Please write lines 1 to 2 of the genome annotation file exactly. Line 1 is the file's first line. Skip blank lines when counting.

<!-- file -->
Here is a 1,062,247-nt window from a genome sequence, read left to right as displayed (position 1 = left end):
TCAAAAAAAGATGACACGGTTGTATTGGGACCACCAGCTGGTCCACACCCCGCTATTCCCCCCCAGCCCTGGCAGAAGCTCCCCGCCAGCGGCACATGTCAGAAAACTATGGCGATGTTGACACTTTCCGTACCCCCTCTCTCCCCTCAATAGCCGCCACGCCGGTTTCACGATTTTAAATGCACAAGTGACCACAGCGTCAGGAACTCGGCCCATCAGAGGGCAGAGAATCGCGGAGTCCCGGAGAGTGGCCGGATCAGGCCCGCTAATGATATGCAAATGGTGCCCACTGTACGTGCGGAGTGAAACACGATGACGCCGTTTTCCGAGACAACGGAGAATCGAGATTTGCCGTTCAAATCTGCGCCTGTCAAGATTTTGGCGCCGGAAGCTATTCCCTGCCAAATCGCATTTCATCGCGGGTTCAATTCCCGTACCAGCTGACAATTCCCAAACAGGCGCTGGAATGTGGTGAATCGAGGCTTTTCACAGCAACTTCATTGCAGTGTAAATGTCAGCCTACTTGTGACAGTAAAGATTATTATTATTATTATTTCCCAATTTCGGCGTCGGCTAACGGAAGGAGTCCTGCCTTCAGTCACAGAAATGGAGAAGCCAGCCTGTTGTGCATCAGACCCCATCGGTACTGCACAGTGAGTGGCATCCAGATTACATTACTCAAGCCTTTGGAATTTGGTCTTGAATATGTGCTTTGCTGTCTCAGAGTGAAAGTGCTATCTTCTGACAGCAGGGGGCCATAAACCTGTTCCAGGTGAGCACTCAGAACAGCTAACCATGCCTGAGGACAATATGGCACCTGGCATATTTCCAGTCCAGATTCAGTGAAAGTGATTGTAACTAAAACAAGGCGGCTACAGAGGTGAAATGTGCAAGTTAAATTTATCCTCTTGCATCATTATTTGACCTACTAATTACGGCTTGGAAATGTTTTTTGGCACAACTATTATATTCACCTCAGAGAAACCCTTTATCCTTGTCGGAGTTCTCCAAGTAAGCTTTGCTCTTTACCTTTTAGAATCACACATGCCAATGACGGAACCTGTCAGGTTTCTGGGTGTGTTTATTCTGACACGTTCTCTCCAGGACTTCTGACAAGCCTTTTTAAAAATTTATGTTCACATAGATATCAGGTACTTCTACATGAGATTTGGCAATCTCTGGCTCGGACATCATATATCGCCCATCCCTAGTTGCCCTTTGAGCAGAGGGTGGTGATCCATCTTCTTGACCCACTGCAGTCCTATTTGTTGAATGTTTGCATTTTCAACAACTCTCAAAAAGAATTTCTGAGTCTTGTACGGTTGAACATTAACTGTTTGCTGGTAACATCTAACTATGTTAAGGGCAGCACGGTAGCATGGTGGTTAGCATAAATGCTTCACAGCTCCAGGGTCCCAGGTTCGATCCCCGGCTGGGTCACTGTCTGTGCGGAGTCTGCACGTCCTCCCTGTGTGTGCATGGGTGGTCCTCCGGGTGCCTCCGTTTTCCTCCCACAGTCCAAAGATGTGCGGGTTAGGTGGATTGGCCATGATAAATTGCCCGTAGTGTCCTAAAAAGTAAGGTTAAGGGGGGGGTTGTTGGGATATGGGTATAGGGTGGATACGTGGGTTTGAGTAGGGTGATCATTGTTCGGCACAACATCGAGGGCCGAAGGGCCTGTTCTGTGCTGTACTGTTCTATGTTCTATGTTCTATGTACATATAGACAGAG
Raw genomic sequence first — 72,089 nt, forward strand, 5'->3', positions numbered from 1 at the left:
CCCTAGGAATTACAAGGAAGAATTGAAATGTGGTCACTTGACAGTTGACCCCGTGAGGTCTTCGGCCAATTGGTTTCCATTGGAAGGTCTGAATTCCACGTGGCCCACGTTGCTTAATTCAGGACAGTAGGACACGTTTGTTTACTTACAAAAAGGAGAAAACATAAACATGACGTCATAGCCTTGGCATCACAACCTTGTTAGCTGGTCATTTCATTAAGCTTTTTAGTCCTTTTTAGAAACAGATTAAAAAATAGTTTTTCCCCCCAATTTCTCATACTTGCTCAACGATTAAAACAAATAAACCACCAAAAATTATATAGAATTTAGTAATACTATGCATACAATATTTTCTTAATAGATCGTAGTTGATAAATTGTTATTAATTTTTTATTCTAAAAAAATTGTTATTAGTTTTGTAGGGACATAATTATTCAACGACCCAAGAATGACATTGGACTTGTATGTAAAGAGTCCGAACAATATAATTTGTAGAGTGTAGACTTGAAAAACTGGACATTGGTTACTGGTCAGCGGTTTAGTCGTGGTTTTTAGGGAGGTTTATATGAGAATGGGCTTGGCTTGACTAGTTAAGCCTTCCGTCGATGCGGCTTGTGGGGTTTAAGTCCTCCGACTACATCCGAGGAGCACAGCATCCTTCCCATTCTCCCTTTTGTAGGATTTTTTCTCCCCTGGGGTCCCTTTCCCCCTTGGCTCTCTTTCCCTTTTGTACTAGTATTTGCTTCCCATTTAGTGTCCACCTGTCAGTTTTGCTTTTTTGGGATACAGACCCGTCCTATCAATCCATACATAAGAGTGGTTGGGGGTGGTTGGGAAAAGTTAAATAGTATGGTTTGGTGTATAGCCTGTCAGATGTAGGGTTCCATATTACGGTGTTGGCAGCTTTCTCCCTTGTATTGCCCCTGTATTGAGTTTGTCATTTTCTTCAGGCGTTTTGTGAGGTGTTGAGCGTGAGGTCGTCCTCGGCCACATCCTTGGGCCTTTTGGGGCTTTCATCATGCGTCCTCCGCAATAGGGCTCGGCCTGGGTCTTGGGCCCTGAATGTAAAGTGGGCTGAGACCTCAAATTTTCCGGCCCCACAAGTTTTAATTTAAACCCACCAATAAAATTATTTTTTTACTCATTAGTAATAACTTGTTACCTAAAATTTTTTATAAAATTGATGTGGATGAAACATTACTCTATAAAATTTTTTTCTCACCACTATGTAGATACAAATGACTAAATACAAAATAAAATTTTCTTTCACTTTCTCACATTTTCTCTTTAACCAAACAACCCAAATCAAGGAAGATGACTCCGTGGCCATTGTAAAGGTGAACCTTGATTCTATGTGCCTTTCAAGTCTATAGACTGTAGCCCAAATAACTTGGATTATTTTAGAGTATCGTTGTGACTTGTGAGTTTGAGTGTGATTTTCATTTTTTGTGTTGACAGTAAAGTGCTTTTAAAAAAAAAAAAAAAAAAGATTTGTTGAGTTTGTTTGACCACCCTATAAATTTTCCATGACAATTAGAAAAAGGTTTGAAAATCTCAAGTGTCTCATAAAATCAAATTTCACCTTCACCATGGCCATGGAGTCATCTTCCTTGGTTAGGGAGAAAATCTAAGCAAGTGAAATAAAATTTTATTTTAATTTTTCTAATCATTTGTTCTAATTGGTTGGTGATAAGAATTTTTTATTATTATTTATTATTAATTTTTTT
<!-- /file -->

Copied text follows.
Here is a 1,062,247-nt window from a genome sequence, read left to right as displayed (position 1 = left end):
TCAAAAAAAGATGACACGGTTGTATTGGGACCACCAGCTGGTCCACACCCCGCTATTCCCCCCCAGCCCTGGCAGAAGCTCCCCGCCAGCGGCACATGTCAGAAAACTATGGCGATGTTGACACTTTCCGTACCCCCTCTCTCCCCTCAATAGCCGCCACGCCGGTTTCACGATTTTAAATGCACAAGTGACCACAGCGTCAGGAACTCGGCCCATCAGAGGGCAGAGAATCGCGGAGTCCCGGAGAGTGGCCGGATCAGGCCCGCTAATGATATGCAAATGGTGCCCACTGTACGTGCGGAGTGAAACACGATGACGCCGTTTTCCGAGACAACGGAGAATCGAGATTTGCCGTTCAAATCTGCGCCTGTCAAGATTTTGGCGCCGGAAGCTATTCCCTGCCAAATCGCATTTCATCGCGGGTTCAATTCCCGTACCAGCTGACAATTCCCAAACAGGCGCTGGAATGTGGTGAATCGAGGCTTTTCACAGCAACTTCATTGCAGTGTAAATGTCAGCCTACTTGTGACAGTAAAGATTATTATTATTATTATTTCCCAATTTCGGCGTCGGCTAACGGAAGGAGTCCTGCCTTCAGTCACAGAAATGGAGAAGCCAGCCTGTTGTGCATCAGACCCCATCGGTACTGCACAGTGAGTGGCATCCAGATTACATTACTCAAGCCTTTGGAATTTGGTCTTGAATATGTGCTTTGCTGTCTCAGAGTGAAAGTGCTATCTTCTGACAGCAGGGGGCCATAAACCTGTTCCAGGTGAGCACTCAGAACAGCTAACCATGCCTGAGGACAATATGGCACCTGGCATATTTCCAGTCCAGATTCAGTGAAAGTGATTGTAACTAAAACAAGGCGGCTACAGAGGTGAAATGTGCAAGTTAAATTTATCCTCTTGCATCATTATTTGACCTACTAATTACGGCTTGGAAATGTTTTTTGGCACAACTATTATATTCACCTCAGAGAAACCCTTTATCCTTGTCGGAGTTCTCCAAGTAAGCTTTGCTCTTTACCTTTTAGAATCACACATGCCAATGACGGAACCTGTCAGGTTTCTGGGTGTGTTTATTCTGACACGTTCTCTCCAGGACTTCTGACAAGCCTTTTTAAAAATTTATGTTCACATAGATATCAGGTACTTCTACATGAGATTTGGCAATCTCTGGCTCGGACATCATATATCGCCCATCCCTAGTTGCCCTTTGAGCAGAGGGTGGTGATCCATCTTCTTGACCCACTGCAGTCCTATTTGTTGAATGTTTGCATTTTCAACAACTCTCAAAAAGAATTTCTGAGTCTTGTACGGTTGAACATTAACTGTTTGCTGGTAACATCTAACTATGTTAAGGGCAGCACGGTAGCATGGTGGTTAGCATAAATGCTTCACAGCTCCAGGGTCCCAGGTTCGATCCCCGGCTGGGTCACTGTCTGTGCGGAGTCTGCACGTCCTCCCTGTGTGTGCATGGGTGGTCCTCCGGGTGCCTCCGTTTTCCTCCCACAGTCCAAAGATGTGCGGGTTAGGTGGATTGGCCATGATAAATTGCCCGTAGTGTCCTAAAAAGTAAGGTTAAGGGGGGGGTTGTTGGGATATGGGTATAGGGTGGATACGTGGGTTTGAGTAGGGTGATCATTGTTCGGCACAACATCGAGGGCCGAAGGGCCTGTTCTGTGCTGTACTGTTCTATGTTCTATGTTCTATGTACATATAGACAGAG